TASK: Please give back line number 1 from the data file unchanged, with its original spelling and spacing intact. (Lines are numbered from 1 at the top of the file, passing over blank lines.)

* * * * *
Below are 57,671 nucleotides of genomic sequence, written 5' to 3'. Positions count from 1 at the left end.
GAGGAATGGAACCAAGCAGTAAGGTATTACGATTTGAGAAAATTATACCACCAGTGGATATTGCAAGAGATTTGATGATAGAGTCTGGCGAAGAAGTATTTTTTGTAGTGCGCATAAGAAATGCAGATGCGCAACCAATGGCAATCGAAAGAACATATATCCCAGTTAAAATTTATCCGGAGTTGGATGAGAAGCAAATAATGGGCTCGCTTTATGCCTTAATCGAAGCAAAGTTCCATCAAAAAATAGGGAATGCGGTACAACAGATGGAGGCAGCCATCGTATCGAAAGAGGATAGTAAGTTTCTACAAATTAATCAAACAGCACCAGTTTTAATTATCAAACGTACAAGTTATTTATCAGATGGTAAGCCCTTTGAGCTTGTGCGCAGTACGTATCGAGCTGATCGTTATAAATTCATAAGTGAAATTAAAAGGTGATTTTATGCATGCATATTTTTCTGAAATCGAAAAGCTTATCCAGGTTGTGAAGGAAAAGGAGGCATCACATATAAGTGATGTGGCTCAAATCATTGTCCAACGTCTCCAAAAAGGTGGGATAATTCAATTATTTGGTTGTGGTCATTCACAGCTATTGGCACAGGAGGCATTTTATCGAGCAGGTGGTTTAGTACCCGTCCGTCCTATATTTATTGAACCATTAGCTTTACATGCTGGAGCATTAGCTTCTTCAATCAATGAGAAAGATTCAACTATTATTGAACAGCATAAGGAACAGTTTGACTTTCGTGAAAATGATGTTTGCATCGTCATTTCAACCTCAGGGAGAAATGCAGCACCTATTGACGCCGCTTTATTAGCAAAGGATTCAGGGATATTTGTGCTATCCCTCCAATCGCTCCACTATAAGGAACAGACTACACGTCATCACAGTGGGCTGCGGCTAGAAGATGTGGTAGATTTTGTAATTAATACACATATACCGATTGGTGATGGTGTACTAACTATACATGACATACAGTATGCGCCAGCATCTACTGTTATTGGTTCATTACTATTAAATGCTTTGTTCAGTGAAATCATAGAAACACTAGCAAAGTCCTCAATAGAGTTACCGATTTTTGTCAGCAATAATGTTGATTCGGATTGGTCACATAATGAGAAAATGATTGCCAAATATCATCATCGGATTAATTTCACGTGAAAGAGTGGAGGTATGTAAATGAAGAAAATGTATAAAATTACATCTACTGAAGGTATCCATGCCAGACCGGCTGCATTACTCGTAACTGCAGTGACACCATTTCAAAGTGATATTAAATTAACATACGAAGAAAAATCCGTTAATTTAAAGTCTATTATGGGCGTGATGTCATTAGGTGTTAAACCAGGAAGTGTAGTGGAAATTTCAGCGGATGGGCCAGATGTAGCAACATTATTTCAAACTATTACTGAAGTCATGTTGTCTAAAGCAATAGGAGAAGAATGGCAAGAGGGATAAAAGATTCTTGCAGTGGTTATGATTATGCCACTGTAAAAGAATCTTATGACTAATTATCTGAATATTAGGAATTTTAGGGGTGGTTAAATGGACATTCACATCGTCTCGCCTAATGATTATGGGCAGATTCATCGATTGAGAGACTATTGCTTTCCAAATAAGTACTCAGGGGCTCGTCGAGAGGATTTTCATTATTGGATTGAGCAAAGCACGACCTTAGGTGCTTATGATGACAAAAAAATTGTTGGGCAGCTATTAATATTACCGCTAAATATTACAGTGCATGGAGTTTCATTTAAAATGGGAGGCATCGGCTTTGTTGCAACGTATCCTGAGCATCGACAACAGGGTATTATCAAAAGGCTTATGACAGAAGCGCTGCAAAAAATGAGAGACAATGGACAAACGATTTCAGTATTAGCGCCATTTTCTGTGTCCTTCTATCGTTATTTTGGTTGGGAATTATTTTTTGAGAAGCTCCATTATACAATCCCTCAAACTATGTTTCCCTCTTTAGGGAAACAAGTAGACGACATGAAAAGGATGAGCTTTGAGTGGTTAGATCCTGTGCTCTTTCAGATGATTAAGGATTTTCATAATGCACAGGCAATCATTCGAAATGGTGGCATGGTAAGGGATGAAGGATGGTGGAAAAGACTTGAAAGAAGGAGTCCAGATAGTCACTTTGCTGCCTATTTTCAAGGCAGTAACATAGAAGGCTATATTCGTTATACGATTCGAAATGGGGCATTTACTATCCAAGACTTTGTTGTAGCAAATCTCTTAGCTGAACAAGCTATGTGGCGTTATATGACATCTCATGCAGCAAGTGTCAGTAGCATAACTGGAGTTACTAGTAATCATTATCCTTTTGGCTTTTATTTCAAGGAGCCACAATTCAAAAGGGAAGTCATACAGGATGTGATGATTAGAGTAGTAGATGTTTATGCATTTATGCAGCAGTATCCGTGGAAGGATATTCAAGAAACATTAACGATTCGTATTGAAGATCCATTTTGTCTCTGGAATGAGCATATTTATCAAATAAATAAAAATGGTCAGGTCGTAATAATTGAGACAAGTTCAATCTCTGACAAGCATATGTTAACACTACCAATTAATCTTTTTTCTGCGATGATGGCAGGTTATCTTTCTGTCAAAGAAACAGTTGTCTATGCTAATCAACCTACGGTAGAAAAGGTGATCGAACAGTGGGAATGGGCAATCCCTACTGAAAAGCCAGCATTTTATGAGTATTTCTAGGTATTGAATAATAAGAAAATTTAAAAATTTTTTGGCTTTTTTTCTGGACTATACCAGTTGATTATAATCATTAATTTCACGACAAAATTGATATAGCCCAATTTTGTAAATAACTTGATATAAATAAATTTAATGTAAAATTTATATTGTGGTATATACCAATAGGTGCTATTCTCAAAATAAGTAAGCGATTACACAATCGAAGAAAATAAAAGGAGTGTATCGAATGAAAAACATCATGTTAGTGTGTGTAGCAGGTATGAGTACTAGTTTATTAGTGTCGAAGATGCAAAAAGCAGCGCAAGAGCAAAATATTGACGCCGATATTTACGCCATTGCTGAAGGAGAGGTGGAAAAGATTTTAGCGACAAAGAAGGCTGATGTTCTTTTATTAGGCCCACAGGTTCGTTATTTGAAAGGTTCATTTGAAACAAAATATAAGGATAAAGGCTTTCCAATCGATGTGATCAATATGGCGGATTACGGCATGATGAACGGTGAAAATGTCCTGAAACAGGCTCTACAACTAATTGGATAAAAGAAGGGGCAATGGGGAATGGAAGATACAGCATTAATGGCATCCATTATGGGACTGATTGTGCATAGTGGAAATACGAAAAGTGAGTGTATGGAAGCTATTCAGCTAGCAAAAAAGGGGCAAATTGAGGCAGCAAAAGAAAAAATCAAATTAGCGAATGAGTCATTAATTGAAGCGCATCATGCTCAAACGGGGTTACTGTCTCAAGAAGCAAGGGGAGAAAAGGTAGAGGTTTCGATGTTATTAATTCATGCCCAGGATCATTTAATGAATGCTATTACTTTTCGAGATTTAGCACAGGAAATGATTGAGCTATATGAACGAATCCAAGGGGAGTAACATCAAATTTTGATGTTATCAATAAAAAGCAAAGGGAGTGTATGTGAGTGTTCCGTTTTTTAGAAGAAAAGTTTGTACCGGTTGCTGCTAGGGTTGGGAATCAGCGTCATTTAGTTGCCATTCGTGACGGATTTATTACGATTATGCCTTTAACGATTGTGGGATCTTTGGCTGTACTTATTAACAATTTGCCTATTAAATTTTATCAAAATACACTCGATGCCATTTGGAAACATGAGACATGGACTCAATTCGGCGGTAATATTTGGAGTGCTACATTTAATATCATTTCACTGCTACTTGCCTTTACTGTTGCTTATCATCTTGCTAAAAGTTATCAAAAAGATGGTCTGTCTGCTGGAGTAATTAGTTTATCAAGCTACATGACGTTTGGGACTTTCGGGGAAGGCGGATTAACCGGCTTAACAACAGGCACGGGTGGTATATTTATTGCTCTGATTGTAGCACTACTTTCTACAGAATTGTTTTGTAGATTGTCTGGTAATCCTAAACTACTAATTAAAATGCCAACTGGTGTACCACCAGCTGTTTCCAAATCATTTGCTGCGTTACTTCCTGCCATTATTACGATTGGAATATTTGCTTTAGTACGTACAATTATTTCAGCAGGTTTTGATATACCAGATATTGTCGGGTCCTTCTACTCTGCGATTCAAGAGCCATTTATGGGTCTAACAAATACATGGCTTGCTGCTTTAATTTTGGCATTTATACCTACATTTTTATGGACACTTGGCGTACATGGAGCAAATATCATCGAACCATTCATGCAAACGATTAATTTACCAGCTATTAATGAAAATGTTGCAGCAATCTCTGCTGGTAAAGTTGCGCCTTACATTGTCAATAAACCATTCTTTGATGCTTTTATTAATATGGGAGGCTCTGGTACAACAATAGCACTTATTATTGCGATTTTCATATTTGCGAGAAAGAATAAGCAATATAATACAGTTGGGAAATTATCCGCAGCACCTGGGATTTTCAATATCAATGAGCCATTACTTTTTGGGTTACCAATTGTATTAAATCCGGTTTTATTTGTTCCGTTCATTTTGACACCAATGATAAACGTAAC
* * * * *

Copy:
Below are 57,671 nucleotides of genomic sequence, written 5' to 3'. Positions count from 1 at the left end.